The Great Barrington, MA tornado on Memorial Day 1995 stole most of the weather headlines on May 29 – but a supercell here in Connecticut produced a tornado in Southbury that looked very impressive on radar.
May 29, 1995 Southbury Tornado
- Intensity: F1
- Length/Width: 2.0 Miles/75 Yards
- Damage: $10,000
- Time: 23:23-23:35 UTC
- Towns Impacted: Southbury
- Details: Snapped and uprooted trees, minor structural damage (shingles). Described in Storm Data as “skipping along ridges” in Southbury after touching down in South Britain.
- Hail up to 1″ in diameter occurred farther east of the touchdown.
The Southbury tornado was a beast on radar. The supercell featured a classic hook echo, strong low level gate-to-gate shear (delta-V on the order of 70 knots at 3300ft AGL around the time of tornadogenesis) and a very powerful mid level mesocyclone and bounded weak echo region.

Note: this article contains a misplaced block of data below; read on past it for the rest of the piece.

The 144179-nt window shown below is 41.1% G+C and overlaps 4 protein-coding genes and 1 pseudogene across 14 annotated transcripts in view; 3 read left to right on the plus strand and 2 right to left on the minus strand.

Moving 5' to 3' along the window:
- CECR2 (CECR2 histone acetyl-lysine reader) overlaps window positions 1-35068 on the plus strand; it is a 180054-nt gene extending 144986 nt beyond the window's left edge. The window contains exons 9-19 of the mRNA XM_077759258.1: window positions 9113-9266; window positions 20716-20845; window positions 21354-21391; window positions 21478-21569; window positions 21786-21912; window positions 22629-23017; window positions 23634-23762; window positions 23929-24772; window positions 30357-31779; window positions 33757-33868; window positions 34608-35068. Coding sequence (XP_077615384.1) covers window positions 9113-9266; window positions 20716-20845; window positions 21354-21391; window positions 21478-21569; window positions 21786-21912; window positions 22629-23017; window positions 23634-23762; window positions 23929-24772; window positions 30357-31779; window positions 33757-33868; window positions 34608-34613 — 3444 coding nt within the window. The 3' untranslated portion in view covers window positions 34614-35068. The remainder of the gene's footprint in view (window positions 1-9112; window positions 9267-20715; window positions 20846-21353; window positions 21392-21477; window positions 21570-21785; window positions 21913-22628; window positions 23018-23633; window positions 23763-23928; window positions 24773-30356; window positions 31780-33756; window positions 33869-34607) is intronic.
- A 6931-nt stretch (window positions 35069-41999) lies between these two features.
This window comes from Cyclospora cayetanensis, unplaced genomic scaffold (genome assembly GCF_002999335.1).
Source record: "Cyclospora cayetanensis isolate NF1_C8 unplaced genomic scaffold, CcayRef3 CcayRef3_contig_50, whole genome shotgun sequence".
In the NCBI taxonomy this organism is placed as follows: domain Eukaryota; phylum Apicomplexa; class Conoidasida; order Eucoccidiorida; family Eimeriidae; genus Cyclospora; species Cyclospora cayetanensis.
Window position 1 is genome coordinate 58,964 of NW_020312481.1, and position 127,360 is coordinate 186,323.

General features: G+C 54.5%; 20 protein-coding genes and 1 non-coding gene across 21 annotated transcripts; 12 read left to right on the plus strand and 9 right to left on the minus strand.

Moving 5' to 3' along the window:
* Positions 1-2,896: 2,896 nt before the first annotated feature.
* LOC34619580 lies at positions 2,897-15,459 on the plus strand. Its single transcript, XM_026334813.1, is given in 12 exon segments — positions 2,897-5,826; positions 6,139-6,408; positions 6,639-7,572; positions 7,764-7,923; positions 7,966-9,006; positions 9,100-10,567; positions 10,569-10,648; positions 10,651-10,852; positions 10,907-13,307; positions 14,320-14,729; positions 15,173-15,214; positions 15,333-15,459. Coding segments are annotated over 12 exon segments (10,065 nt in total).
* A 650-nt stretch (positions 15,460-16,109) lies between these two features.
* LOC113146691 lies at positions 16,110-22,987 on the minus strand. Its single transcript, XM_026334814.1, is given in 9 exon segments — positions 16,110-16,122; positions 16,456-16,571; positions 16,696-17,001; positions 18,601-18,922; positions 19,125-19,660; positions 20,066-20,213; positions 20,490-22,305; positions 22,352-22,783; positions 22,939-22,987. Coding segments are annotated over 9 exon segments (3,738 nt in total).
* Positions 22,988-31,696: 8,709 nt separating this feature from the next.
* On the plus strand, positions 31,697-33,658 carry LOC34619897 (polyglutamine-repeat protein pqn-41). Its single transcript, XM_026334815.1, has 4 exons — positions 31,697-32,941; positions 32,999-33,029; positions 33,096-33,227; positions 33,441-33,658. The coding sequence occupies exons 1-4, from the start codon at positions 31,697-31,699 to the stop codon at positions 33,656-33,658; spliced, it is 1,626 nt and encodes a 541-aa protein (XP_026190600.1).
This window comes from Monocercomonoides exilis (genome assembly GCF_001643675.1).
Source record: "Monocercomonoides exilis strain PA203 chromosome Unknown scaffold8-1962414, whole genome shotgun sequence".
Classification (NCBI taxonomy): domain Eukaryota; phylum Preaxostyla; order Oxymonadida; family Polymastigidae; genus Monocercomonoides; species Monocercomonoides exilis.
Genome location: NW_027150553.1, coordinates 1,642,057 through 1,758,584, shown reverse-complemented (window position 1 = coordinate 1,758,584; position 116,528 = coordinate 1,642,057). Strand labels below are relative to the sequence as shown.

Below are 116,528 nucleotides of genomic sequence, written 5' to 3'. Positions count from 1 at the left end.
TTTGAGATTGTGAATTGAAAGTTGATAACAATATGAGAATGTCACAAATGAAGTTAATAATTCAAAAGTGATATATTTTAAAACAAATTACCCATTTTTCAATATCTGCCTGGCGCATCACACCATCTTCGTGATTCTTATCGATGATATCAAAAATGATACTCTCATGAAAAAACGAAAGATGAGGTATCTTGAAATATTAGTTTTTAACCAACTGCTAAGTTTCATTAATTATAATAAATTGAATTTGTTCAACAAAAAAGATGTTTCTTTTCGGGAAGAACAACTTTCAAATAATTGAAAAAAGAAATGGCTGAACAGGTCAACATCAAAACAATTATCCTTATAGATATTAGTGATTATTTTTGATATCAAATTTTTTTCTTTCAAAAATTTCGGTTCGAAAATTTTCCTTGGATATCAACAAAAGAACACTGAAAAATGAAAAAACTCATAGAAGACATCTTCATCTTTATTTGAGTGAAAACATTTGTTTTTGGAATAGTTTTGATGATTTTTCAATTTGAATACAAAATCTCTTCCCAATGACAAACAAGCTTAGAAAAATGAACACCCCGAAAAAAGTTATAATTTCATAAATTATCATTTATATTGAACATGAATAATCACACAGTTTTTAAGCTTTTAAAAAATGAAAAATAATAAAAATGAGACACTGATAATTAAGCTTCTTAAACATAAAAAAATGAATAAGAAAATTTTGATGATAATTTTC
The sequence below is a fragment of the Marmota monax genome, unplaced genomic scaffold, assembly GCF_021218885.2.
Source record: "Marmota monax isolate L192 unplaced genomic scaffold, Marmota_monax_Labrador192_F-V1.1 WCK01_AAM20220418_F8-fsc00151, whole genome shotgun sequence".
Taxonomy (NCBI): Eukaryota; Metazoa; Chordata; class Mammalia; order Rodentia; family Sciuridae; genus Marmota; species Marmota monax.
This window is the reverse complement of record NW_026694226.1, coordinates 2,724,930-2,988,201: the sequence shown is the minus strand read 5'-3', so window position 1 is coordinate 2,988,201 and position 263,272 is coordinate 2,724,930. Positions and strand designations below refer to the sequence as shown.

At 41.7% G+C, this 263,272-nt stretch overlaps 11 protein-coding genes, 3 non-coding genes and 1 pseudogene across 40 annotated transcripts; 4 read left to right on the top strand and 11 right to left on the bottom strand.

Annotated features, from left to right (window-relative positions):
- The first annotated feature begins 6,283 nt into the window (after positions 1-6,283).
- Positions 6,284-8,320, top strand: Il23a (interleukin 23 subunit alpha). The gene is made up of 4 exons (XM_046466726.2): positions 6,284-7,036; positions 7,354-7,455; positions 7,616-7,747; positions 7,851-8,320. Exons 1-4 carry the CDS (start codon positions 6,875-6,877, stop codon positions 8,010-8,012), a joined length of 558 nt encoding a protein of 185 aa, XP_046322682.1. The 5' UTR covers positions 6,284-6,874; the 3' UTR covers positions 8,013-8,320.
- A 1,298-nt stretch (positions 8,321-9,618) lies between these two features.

Here is a look at that mid level mesocyclone at 12,000 ft AGL in Southbury about 5 minutes prior to the initial touchdown. The mesocyclone is very tight with rotational velocity >50 knots. You can also see the BEWR coincident with the strong mesocyclone.
This was an impressive storm! The environment was strongly sheared and quite unstable. The 00z sounding from OKX reveals 500 hpa flow of 50 knots out of the west. The 22z ob from DXR shows a 210º wind with a temperature of 69/65. At 20z DXR reached 77/66.
What jumps out on the 00z OKX sounding is the steep lapse rates from 600-850mb. This elevated mixed layer lead to a narrow corridor of very high CAPE – especially given readings like 77/66 as mentioned above ahead of the supercell that formed.
The 600-850mb lapse rate off this OKX sounding is an impressive 8.3C/km! With that juicy/high theta-e air underneath that cap you can bet CAPE values were substantial. 0-6km shear was well in excess of 40 knots which was more than capable of supporting supercells.